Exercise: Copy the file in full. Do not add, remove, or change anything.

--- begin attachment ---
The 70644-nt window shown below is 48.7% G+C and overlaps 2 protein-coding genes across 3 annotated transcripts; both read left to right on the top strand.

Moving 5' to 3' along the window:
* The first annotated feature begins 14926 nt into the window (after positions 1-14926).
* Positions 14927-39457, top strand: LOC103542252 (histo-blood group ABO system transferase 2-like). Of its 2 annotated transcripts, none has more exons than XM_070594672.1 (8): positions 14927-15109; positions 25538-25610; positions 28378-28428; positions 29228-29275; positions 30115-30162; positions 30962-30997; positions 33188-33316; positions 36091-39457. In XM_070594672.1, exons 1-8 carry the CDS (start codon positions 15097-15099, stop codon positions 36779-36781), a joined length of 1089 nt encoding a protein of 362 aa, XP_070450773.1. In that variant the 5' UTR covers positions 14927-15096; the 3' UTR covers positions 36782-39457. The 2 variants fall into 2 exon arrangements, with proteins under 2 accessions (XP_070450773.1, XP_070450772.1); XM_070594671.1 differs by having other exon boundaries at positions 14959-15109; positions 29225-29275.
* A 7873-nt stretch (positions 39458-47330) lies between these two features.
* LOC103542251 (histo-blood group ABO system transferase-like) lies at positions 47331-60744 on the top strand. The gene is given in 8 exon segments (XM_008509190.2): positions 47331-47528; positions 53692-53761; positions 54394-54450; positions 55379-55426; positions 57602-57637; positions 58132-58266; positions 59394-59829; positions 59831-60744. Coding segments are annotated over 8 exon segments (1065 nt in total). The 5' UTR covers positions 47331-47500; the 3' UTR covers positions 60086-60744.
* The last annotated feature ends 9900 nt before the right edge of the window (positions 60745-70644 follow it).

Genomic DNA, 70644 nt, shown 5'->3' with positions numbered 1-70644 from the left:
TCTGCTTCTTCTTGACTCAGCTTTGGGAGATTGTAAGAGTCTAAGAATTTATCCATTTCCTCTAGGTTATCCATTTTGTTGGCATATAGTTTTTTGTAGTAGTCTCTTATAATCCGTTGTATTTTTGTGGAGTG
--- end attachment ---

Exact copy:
The 70644-nt window shown below is 48.7% G+C and overlaps 2 protein-coding genes across 3 annotated transcripts; both read left to right on the top strand.

Moving 5' to 3' along the window:
* The first annotated feature begins 14926 nt into the window (after positions 1-14926).
* Positions 14927-39457, top strand: LOC103542252 (histo-blood group ABO system transferase 2-like). Of its 2 annotated transcripts, none has more exons than XM_070594672.1 (8): positions 14927-15109; positions 25538-25610; positions 28378-28428; positions 29228-29275; positions 30115-30162; positions 30962-30997; positions 33188-33316; positions 36091-39457. In XM_070594672.1, exons 1-8 carry the CDS (start codon positions 15097-15099, stop codon positions 36779-36781), a joined length of 1089 nt encoding a protein of 362 aa, XP_070450773.1. In that variant the 5' UTR covers positions 14927-15096; the 3' UTR covers positions 36782-39457. The 2 variants fall into 2 exon arrangements, with proteins under 2 accessions (XP_070450773.1, XP_070450772.1); XM_070594671.1 differs by having other exon boundaries at positions 14959-15109; positions 29225-29275.
* A 7873-nt stretch (positions 39458-47330) lies between these two features.
* LOC103542251 (histo-blood group ABO system transferase-like) lies at positions 47331-60744 on the top strand. The gene is given in 8 exon segments (XM_008509190.2): positions 47331-47528; positions 53692-53761; positions 54394-54450; positions 55379-55426; positions 57602-57637; positions 58132-58266; positions 59394-59829; positions 59831-60744. Coding segments are annotated over 8 exon segments (1065 nt in total). The 5' UTR covers positions 47331-47500; the 3' UTR covers positions 60086-60744.
* The last annotated feature ends 9900 nt before the right edge of the window (positions 60745-70644 follow it).

Genomic DNA, 70644 nt, shown 5'->3' with positions numbered 1-70644 from the left:
TCTGCTTCTTCTTGACTCAGCTTTGGGAGATTGTAAGAGTCTAAGAATTTATCCATTTCCTCTAGGTTATCCATTTTGTTGGCATATAGTTTTTTGTAGTAGTCTCTTATAATCCGTTGTATTTTTGTGGAGTG